Continuously Verifying Golioth SDK Firmware

Why do we use HIL testing at Golioth?

We have the concept of Continuously Verified Boards, which are boards that get first-class support from us. We test these boards on every SDK release across all Golioth services.

Previously, these boards were manually tested each release, but there were several problems we encountered:

  • It was time-consuming
  • It was error-prone
  • It did not scale well as we added boards
  • OTA testing was difficult, with lots of clicking and manual steps involved
  • The SDK release process was painful
  • We were unsure whether there had been regressions between releases

We’ve alleviated all of these problems by introducing HIL tests that automatically run in pull requests and merges to the main branch. These are integrated into GitHub Actions (Continuous Integration, CI), and the HIL tests must pass for new code to merge to main.

Here’s the output of the HIL test running in CI on a commit that merged to main recently in the ESP-IDF SDK:

HIL Test Running in CI

This is just the first part of the test where the ESP32 firmware is being flashed.

Further down in the test, you can see we’re running unit tests on hardware:

Automated test output

And we even have an automated OTA test:

Automated OTA Test Output

As a developer of this firmware, I can tell you that I sleep much better at night knowing that these tests pass on the real hardware. In IoT devices, OTA firmware update is one of the most important features to get right (if not the most important), so testing it automatically has been a big win for us.

HIL on a Budget

Designing a prototype HIL system does not need to be a huge up-front investment.

At Golioth, one engineer was able to build a prototype HIL within one week, due primarily to our simple hardware configuration (each tested board just needs power, serial, and WiFi connection) and GitHub Actions Self-Hosted Runners, which completely solves the infrastructure and DevOps part of the HIL system.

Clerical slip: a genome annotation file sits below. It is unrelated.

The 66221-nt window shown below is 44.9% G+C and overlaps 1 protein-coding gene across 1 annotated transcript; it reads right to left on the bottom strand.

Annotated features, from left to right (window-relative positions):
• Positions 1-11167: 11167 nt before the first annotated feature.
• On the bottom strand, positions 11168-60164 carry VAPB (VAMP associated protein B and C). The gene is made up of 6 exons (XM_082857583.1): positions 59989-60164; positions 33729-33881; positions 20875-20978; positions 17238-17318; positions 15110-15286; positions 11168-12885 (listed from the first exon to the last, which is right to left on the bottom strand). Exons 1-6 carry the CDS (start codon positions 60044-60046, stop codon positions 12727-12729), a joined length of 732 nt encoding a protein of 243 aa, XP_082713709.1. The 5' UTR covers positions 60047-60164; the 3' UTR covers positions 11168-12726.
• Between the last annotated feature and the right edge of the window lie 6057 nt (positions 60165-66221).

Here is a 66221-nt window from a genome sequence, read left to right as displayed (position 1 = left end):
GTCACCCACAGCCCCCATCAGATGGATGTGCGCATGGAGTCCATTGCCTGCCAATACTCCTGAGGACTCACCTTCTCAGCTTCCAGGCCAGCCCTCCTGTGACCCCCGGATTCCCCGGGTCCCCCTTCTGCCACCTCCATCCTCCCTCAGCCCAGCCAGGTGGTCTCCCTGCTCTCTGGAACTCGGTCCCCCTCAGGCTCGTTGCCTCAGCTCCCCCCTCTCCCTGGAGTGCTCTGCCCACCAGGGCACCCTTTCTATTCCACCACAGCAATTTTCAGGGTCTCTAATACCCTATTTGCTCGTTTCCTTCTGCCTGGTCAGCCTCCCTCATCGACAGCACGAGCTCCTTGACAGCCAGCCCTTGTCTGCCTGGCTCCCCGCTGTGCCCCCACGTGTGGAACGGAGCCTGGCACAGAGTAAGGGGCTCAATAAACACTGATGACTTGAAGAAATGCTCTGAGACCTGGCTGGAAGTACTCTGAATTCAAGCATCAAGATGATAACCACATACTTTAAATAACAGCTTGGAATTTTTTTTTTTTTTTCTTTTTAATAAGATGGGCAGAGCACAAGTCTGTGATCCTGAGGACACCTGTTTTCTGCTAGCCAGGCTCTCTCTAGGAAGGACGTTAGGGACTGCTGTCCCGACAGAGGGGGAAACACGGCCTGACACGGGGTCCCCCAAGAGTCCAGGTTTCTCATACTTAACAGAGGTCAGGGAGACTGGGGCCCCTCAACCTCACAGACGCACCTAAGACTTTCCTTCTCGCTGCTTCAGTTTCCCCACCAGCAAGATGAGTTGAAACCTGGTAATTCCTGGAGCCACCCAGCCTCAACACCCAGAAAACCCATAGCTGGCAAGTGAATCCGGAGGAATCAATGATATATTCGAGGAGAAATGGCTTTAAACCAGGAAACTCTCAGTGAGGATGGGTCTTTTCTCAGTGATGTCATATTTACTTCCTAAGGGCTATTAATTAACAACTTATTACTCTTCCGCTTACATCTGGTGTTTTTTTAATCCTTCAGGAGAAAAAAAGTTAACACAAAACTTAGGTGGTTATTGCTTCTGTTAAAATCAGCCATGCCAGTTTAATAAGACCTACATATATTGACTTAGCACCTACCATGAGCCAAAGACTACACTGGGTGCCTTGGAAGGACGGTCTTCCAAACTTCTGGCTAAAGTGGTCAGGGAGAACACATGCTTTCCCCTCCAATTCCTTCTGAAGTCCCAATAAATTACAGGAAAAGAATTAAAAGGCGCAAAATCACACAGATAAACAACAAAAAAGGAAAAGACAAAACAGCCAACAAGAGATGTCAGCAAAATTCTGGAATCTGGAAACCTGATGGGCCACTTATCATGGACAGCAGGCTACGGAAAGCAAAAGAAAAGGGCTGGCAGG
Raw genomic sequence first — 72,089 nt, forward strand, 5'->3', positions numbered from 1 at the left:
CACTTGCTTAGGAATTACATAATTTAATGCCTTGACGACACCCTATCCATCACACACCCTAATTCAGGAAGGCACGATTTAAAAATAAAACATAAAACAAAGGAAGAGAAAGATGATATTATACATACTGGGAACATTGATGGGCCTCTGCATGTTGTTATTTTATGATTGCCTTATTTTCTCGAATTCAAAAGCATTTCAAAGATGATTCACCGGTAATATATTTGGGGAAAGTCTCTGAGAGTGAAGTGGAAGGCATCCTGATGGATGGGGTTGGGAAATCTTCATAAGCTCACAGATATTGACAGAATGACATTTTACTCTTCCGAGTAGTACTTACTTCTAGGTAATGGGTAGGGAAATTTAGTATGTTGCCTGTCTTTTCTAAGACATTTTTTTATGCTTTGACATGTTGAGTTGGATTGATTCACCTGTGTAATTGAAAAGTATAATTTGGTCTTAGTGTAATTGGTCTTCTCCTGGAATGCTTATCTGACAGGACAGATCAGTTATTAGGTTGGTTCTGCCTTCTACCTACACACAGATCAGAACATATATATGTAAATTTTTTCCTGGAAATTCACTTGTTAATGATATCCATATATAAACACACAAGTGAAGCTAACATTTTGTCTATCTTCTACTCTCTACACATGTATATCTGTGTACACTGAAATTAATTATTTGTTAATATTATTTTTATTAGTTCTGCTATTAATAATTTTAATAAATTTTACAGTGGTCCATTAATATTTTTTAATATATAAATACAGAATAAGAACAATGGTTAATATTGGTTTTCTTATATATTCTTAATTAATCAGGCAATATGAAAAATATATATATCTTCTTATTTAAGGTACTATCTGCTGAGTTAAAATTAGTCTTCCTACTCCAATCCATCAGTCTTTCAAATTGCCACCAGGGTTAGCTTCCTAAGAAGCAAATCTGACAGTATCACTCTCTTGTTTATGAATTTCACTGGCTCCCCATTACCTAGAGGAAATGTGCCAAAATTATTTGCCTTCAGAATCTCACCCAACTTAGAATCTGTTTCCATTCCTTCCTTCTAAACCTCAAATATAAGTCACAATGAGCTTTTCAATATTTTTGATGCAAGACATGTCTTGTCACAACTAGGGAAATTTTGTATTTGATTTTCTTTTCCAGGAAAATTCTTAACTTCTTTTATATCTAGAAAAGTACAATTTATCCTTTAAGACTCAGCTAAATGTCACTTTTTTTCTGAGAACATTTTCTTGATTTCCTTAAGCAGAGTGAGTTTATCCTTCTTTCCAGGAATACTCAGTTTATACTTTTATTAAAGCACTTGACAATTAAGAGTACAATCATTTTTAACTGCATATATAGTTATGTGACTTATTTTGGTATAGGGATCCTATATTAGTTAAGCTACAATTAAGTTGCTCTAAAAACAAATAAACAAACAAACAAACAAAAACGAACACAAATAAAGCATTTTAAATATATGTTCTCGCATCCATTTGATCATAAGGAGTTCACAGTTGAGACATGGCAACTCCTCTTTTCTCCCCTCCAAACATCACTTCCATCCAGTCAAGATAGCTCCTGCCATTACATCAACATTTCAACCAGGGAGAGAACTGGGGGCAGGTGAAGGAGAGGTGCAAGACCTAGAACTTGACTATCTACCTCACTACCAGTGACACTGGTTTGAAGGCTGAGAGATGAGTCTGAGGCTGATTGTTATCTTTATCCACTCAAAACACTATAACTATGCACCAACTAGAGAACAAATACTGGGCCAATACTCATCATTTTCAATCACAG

The prototype design looks something like this:

 

I’m using my personal Raspberry Pi as the self-hosted runner. GitHub makes it easy to register any kind of computer (Linux, MacOS, or Windows) as a self-hosted runner.

And here’s a pic of my HIL setup, tucked away in a corner and rarely touched or thought about:

My DIY HIL Setup

Next Time

That’s it for part 1! We’ve covered the “why” of HIL testing at Golioth and a little bit of the “how”.

In the next part, we’ll dive deeper into the steps we took to create the prototype HIL system, the software involved, and some of the lessons learned along the way.

 

Thanks to Michael for the photo of Tiger and Turtle

In this article, we showcase how to use Wireshark–an open source, free network analysis tool–to troubleshoot wireless mesh networks set up using OpenThread, Zephyr, and Golioth. The tooling shown here can also be used for other Thread-based devices, assuming you understand the layers of the network. We used these tools internally to help us when get Thread devices to connect with Golioth and take advantage of all of the features we have to offer IoT device makers.

Building Thread Networks

Golioth started building out Thread networks when several users approached us about their interest in creating Golioth-managed Thread devices. We created example projects to show our users how to create mesh networks of custom low-power sensors and connect them back to the internet. We benefit from the fact that Thread network devices are IPv6 devices (thanks to 6LoWPAN), and that they talk over the CoAP protocol, all of which aligns very well with Golioth capabilities. We showed this in our most recent blog post about custom Thread nodes connecting through an OpenThread Border Router (OTBR) back to Golioth and transmitting information that can be displayed anywhere on the web.